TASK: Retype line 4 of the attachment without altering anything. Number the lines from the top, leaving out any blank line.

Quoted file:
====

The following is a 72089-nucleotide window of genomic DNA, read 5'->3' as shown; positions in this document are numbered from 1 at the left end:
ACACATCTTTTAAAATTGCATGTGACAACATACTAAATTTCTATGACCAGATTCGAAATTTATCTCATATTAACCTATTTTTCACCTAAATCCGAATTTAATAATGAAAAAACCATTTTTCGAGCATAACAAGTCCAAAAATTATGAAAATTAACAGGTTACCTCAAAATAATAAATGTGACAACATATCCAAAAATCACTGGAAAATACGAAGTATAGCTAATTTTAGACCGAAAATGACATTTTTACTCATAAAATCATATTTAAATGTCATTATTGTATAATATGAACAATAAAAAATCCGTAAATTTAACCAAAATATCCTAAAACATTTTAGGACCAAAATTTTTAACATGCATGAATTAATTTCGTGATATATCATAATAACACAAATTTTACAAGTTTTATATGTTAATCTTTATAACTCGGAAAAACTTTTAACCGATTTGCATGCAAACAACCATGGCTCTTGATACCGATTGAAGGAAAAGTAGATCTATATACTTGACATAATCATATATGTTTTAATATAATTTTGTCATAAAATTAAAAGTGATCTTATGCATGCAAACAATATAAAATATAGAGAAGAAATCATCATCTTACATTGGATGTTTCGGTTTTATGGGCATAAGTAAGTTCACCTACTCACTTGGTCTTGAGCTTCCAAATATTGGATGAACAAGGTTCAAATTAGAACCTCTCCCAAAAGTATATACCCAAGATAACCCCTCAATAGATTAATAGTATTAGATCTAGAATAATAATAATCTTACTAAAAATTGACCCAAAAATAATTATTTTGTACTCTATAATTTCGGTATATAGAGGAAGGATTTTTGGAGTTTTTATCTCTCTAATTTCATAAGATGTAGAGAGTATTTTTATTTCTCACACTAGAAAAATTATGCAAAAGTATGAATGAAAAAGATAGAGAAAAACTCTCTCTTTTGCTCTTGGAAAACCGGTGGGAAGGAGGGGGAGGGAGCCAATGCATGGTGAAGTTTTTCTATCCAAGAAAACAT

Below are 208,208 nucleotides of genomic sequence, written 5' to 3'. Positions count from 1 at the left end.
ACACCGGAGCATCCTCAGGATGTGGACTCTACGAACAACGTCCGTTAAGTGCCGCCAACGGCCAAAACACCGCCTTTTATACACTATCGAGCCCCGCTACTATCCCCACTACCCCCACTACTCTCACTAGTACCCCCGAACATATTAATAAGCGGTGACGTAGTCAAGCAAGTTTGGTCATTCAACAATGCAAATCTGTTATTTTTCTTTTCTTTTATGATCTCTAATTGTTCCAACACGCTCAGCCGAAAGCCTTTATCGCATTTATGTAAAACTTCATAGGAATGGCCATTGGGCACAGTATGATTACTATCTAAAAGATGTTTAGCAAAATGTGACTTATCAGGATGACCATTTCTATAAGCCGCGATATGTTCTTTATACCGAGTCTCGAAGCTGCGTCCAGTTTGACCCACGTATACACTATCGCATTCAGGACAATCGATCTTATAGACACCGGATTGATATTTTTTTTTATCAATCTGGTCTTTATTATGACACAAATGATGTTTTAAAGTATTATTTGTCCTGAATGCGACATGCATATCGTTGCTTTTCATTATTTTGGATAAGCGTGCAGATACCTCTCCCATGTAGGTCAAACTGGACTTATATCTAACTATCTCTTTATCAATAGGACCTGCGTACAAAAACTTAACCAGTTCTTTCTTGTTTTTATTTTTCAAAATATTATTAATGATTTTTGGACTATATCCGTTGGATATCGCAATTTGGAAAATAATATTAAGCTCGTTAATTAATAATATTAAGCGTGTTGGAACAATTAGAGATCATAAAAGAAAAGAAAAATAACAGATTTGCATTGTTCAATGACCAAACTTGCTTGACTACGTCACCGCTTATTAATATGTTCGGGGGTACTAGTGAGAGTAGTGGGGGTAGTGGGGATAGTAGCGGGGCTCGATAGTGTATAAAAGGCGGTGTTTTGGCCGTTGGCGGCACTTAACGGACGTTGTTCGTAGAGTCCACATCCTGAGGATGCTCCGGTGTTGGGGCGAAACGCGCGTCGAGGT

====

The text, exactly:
ACACCGGAGCATCCTCAGGATGTGGACTCTACGAACAACGTCCGTTAAGTGCCGCCAACGGCCAAAACACCGCCTTTTATACACTATCGAGCCCCGCTACTATCCCCACTACCCCCACTACTCTCACTAGTACCCCCGAACATATTAATAAGCGGTGACGTAGTCAAGCAAGTTTGGTCATTCAACAATGCAAATCTGTTATTTTTCTTTTCTTTTATGATCTCTAATTGTTCCAACACGCTCAGCCGAAAGCCTTTATCGCATTTATGTAAAACTTCATAGGAATGGCCATTGGGCACAGTATGATTACTATCTAAAAGATGTTTAGCAAAATGTGACTTATCAGGATGACCATTTCTATAAGCCGCGATATGTTCTTTATACCGAGTCTCGAAGCTGCGTCCAGTTTGACCCACGTATACACTATCGCATTCAGGACAATCGATCTTATAGACACCGGATTGATATTTTTTTTTATCAATCTGGTCTTTATTATGACACAAATGATGTTTTAAAGTATTATTTGTCCTGAATGCGACATGCATATCGTTGCTTTTCATTATTTTGGATAAGCGTGCAGATACCTCTCCCATGTAGGTCAAACTGGACTTATATCTAACTATCTCTTTATCAATAGGACCTGCGTACAAAAACTTAACCAGTTCTTTCTTGTTTTTATTTTTCAAAATATTATTAATGATTTTTGGACTATATCCGTTGGATATCGCAATTTGGAAAATAATATTAAGCTCGTTAATTAATAATATTAAGCGTGTTGGAACAATTAGAGATCATAAAAGAAAAGAAAAATAACAGATTTGCATTGTTCAATGACCAAACTTGCTTGACTACGTCACCGCTTATTAATATGTTCGGGGGTACTAGTGAGAGTAGTGGGGGTAGTGGGGATAGTAGCGGGGCTCGATAGTGTATAAAAGGCGGTGTTTTGGCCGTTGGCGGCACTTAACGGACGTTGTTCGTAGAGTCCACATCCTGAGGATGCTCCGGTGTTGGGGCGAAACGCGCGTCGAGGT